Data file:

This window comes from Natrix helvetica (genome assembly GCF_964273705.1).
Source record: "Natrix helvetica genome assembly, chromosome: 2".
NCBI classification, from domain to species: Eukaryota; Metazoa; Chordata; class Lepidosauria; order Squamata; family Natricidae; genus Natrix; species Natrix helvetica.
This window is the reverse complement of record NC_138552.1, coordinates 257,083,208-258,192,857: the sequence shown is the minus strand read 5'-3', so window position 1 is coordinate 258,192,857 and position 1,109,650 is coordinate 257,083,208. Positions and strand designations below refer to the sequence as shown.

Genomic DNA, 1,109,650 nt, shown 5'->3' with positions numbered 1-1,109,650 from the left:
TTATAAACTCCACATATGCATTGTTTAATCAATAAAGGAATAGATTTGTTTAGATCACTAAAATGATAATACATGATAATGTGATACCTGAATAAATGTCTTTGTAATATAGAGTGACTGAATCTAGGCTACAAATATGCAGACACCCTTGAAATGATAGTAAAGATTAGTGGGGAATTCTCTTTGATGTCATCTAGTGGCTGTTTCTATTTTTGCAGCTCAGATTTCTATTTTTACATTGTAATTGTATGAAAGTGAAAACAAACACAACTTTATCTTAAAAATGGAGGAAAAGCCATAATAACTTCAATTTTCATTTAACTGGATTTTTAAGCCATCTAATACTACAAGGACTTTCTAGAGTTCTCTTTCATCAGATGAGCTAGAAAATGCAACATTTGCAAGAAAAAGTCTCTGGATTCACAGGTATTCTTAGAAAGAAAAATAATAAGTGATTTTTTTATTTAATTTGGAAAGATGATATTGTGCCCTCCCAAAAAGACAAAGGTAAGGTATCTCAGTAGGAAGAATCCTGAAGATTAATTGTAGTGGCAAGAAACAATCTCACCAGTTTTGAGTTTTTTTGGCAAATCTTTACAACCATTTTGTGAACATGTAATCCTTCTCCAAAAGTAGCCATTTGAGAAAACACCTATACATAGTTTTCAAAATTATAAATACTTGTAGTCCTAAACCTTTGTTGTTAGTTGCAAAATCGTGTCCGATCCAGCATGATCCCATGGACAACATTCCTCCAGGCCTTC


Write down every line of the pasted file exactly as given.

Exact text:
This window comes from Natrix helvetica (genome assembly GCF_964273705.1).
Source record: "Natrix helvetica genome assembly, chromosome: 2".
NCBI classification, from domain to species: Eukaryota; Metazoa; Chordata; class Lepidosauria; order Squamata; family Natricidae; genus Natrix; species Natrix helvetica.
This window is the reverse complement of record NC_138552.1, coordinates 257,083,208-258,192,857: the sequence shown is the minus strand read 5'-3', so window position 1 is coordinate 258,192,857 and position 1,109,650 is coordinate 257,083,208. Positions and strand designations below refer to the sequence as shown.

Genomic DNA, 1,109,650 nt, shown 5'->3' with positions numbered 1-1,109,650 from the left:
TTATAAACTCCACATATGCATTGTTTAATCAATAAAGGAATAGATTTGTTTAGATCACTAAAATGATAATACATGATAATGTGATACCTGAATAAATGTCTTTGTAATATAGAGTGACTGAATCTAGGCTACAAATATGCAGACACCCTTGAAATGATAGTAAAGATTAGTGGGGAATTCTCTTTGATGTCATCTAGTGGCTGTTTCTATTTTTGCAGCTCAGATTTCTATTTTTACATTGTAATTGTATGAAAGTGAAAACAAACACAACTTTATCTTAAAAATGGAGGAAAAGCCATAATAACTTCAATTTTCATTTAACTGGATTTTTAAGCCATCTAATACTACAAGGACTTTCTAGAGTTCTCTTTCATCAGATGAGCTAGAAAATGCAACATTTGCAAGAAAAAGTCTCTGGATTCACAGGTATTCTTAGAAAGAAAAATAATAAGTGATTTTTTTATTTAATTTGGAAAGATGATATTGTGCCCTCCCAAAAAGACAAAGGTAAGGTATCTCAGTAGGAAGAATCCTGAAGATTAATTGTAGTGGCAAGAAACAATCTCACCAGTTTTGAGTTTTTTTGGCAAATCTTTACAACCATTTTGTGAACATGTAATCCTTCTCCAAAAGTAGCCATTTGAGAAAACACCTATACATAGTTTTCAAAATTATAAATACTTGTAGTCCTAAACCTTTGTTGTTAGTTGCAAAATCGTGTCCGATCCAGCATGATCCCATGGACAACATTCCTCCAGGCCTTC